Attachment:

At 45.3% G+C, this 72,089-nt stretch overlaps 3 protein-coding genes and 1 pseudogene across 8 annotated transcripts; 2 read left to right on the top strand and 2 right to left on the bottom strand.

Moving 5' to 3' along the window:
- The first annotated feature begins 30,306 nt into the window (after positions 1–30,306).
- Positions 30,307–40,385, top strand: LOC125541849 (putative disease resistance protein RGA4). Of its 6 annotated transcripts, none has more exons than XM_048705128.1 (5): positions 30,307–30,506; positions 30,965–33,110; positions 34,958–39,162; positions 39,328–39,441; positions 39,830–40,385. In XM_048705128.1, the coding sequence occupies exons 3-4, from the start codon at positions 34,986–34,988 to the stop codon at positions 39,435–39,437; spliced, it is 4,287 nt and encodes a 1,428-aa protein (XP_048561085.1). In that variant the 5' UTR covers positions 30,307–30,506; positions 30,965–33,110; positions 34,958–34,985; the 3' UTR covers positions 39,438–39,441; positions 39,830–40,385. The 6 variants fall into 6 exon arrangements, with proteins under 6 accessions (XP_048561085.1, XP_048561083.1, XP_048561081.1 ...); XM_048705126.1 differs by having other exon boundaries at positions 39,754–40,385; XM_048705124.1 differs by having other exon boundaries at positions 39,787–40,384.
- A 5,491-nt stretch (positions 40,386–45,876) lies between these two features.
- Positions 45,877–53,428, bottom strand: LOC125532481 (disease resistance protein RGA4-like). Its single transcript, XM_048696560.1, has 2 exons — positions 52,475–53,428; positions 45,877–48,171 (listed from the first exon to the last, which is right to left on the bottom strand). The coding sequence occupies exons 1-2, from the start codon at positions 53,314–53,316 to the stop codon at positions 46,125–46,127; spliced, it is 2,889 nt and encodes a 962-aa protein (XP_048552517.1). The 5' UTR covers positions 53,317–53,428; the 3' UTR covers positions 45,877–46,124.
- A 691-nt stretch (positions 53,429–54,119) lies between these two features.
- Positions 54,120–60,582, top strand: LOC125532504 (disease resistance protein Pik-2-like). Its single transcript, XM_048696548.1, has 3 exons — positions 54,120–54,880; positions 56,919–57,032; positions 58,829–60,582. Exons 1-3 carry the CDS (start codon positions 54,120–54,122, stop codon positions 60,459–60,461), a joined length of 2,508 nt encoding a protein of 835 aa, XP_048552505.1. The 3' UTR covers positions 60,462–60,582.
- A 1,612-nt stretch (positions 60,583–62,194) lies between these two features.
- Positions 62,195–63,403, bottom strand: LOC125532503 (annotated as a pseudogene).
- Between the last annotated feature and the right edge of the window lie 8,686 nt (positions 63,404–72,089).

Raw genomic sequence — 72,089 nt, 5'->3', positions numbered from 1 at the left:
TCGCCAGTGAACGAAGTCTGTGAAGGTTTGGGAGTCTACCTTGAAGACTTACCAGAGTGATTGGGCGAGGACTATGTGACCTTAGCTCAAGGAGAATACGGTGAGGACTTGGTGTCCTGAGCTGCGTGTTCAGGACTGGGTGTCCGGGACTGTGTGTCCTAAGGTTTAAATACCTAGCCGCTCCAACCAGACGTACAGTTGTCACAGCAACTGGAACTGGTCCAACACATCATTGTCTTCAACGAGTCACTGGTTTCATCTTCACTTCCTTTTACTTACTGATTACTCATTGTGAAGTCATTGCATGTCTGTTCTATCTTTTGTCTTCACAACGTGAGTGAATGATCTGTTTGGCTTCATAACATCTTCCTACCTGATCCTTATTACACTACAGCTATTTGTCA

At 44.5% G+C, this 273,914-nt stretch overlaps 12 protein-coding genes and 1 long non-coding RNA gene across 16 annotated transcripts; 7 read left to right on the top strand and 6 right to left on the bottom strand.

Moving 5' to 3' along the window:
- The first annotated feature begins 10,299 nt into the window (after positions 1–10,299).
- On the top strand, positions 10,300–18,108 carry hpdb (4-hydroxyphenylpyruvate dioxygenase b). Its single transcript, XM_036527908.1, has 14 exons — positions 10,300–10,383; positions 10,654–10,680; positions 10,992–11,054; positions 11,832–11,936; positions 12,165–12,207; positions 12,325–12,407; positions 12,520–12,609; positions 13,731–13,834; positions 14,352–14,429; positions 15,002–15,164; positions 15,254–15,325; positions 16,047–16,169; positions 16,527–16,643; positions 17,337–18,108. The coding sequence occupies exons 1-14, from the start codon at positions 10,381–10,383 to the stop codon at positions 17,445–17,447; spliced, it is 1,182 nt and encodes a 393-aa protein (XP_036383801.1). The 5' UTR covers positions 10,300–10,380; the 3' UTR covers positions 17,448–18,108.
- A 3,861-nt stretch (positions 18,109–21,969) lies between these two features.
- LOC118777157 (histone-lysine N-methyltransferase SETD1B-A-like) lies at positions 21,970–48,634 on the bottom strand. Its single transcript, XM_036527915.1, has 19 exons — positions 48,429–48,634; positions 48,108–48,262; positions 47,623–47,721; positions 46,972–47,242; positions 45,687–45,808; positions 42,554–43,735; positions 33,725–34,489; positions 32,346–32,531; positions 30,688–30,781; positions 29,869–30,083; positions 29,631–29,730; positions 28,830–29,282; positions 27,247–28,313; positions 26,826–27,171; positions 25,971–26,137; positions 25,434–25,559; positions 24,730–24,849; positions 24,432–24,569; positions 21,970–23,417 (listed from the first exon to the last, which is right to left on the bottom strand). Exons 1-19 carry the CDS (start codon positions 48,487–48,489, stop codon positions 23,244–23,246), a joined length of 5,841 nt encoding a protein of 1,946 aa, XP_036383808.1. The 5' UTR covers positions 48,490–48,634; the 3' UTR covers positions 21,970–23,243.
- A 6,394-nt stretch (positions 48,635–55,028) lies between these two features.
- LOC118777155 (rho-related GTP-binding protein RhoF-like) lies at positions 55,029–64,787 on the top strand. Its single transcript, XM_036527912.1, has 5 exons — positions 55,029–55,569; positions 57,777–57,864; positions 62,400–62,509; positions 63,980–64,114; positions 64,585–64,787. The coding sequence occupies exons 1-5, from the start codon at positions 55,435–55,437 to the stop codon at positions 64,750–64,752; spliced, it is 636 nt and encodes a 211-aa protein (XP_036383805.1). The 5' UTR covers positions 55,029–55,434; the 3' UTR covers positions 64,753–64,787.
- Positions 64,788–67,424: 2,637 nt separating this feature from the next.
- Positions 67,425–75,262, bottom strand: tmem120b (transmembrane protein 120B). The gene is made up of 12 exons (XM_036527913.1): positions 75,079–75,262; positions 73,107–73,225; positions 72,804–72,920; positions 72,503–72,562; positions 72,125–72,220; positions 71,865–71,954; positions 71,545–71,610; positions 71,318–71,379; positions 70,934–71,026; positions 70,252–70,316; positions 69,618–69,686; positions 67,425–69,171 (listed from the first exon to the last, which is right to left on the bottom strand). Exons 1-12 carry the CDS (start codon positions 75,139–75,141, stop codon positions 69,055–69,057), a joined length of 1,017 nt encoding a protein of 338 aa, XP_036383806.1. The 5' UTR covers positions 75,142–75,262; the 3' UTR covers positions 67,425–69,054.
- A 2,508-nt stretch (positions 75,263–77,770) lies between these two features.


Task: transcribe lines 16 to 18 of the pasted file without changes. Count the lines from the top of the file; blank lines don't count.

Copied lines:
- The first annotated feature begins 10,299 nt into the window (after positions 1–10,299).
- On the top strand, positions 10,300–18,108 carry hpdb (4-hydroxyphenylpyruvate dioxygenase b). Its single transcript, XM_036527908.1, has 14 exons — positions 10,300–10,383; positions 10,654–10,680; positions 10,992–11,054; positions 11,832–11,936; positions 12,165–12,207; positions 12,325–12,407; positions 12,520–12,609; positions 13,731–13,834; positions 14,352–14,429; positions 15,002–15,164; positions 15,254–15,325; positions 16,047–16,169; positions 16,527–16,643; positions 17,337–18,108. The coding sequence occupies exons 1-14, from the start codon at positions 10,381–10,383 to the stop codon at positions 17,445–17,447; spliced, it is 1,182 nt and encodes a 393-aa protein (XP_036383801.1). The 5' UTR covers positions 10,300–10,380; the 3' UTR covers positions 17,448–18,108.
- A 3,861-nt stretch (positions 18,109–21,969) lies between these two features.